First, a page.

While 2020 was a turbulent year for New York City, things have largely stayed the same for the city’s biggest rental landlords.
Policy changes in 2019 left New York’s multifamily players reeling, but the rental apartment sector experienced remarkably little distress compared to other sectors, like office or retail — something that industry experts had predicted at the start of the pandemic.
“Read my lips: You are not going to see distress in multifamily,” Lightstone Group CEO David Lichtenstein said during a virtual panel in April.
Overall, rent collections have stayed strong despite record unemployment numbers. Although the vacancy rate has risen precipitously, landlords are counting on urban dwellers to flock back to the city whenever the pandemic winds to a close.
And while the coronavirus crisis is front of mind now, the effects of the 2019 rent law may outlast it. As potential buyers and long-time owners parse out the rules, the details of which are winding through the courts, it may be a long time before multifamily values reset in New York City. That means fewer large portfolio trades in the short-term, and fewer changes to who tops the largest rental landlord list.
Building on previous efforts to identify the city’s largest property owners, The Real Deal cross-referenced building registrations from the Department of Housing Preservation and Development with a database that TRD compiled.
Here are 2020’s largest rental apartment owners.
1. Blackstone Group
The asset manager, led by CEO Stephen Schwarzman and president and COO Jonathan Gray, still reigns as New York City’s largest rental landlord, with 13,361 units across 76 buildings. That’s thanks to one, enormous asset: Stuyvesant Town, which has 11,250 apartments over 80 acres on Manhattan’s East Side.
Blackstone purchased the complex with Ivanhoé Cambridge for $5.3 billion in 2015, and as part of the deal, it agreed to keep thousands of apartments under rental and income restrictions. In return, it received $144 million to offset transfer taxes, $77 million in mortgage-tax waivers and the ability to sell air rights for the complex.
But earlier this year, the Stuy Town tenant association sued Blackstone to block deregulation and rent increases at some units not covered by the regulatory agreement with the city.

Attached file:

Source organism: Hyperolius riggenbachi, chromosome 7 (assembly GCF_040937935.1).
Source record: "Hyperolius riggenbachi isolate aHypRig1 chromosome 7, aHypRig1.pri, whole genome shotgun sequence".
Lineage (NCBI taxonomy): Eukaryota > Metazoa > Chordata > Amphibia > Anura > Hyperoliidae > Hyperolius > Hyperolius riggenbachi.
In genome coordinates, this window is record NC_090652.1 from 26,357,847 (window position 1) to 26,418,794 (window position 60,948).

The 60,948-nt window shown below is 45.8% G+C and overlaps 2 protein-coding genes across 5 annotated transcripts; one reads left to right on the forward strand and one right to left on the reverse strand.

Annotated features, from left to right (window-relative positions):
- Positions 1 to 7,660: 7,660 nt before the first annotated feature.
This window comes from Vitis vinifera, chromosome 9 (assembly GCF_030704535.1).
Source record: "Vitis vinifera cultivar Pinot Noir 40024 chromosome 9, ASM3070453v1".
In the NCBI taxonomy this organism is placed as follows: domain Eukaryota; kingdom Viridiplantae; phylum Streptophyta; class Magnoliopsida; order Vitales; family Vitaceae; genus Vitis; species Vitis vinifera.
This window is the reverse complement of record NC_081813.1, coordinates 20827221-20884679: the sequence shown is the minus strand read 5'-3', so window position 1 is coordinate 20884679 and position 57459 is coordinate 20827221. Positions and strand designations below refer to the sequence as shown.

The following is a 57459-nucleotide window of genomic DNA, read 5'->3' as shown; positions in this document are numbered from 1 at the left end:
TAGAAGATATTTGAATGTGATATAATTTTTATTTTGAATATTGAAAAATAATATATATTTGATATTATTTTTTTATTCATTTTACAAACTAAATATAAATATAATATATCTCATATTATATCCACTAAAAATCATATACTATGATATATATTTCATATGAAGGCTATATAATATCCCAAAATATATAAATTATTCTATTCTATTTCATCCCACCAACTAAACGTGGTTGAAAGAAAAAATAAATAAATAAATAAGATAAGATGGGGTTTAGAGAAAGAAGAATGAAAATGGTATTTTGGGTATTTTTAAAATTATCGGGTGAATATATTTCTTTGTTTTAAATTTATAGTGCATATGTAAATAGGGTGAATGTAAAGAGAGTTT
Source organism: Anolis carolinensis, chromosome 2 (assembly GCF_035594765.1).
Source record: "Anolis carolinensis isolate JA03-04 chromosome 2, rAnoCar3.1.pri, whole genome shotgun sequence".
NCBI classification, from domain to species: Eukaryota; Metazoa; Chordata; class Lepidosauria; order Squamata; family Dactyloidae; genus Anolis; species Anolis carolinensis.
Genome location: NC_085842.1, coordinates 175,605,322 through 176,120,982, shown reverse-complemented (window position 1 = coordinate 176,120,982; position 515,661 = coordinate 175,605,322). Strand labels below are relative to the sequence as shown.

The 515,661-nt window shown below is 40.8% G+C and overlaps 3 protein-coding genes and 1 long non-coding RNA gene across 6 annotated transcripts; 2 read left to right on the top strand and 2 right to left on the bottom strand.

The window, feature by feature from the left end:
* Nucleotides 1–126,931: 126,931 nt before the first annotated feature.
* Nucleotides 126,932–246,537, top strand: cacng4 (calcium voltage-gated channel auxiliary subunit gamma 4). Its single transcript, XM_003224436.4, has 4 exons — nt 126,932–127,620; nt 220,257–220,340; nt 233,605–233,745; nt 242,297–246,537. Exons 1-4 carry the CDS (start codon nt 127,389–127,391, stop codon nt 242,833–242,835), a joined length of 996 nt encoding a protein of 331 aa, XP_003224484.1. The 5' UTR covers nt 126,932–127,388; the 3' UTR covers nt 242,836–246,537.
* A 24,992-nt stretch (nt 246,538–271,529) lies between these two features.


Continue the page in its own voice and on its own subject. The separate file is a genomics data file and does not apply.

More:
The ongoing litigation may have larger implications for landlords with units under J-51, a state program that provides a tax benefit to property owners for who carry out renovations.
2. The LeFrak Organization
The LeFrak family’s firm moved up one slot in the ranking this year, but its holdings stayed the same, with 12,111 apartments across 85 buildings. Its largest property is LeFrak City, a 4,605-unit development in Corona, Queens, which was built in the 1960s for middle class families.
In recent years, the firm has shifted its focus to office properties and luxury development on the New Jersey waterfront.
LeFrak is currently developing a 10-story mixed-use building between Newport and Downtown in Jersey City, which the municipality’s planning board unanimously approved earlier this month. The property will have 108 apartments.
3. Cammeby’s International Group
For years, this real estate investment company occupied the No. 2 spot on the list of NYC’s largest landlords. But in 2020, its total portfolio dwindled to 10,554 units across 229 buildings.
Three investors — LIHC Investment Group, Belveron Partners and Camber Property Group — bought 1,275 units across eight of the firm’s buildings in the Bronx. The apartments were built in the 1970s under the Mitchell-Lama program and renovated in 2014.
While it owns fewer units than Blackstone or LeFrak, Cammeby’s still has the most buildings of any rental landlord in New York City.
4. A&E Real Estate Holdings
The multifamily firm, led by Douglas Eisenberg, maintained its No. 4 position in this year’s ranking, with 10,188 units across 206 buildings. A&E’s portfolio includes properties in Brooklyn, Queens and Manhattan with a high concentration of rent-stabilized units.
Despite a sluggish multifamily market overall, A&E picked up 126 units when it acquired 400 East 58th Street in October from publicly traded real estate investment trust SL Green. The 16-story building also includes 4,200 square feet of retail.
5. The Related Companies
Related increased its total unit count to 9,152 apartments across 87 buildings, cementing its place as the fifth largest rental landlord in New York City.
The megadeveloper added to its residential holdings when 341 units at 460 Main Street on Roosevelt Island came online. The 21-story mixed-use building is permanently affordable, and is the eighth of nine planned buildings that Related and its partner Hudson Companies are developing on the island.
Related also increased its bets on lower-income housing, which has performed reliably throughout the pandemic. The firm bought two Section 8 buildings on the Lower East Side in November from CIM Group and L+M Development Partners for $435 million, increasing its unit count by 101.
But it also shed some assets: The company sold its One Union Square development to Argentinian firm Raghsa in November for $211 million. Related developed the 27-story, 174,000-square-foot building in 1998 — and the sale was one of the largest multifamily transactions since the start of the pandemic.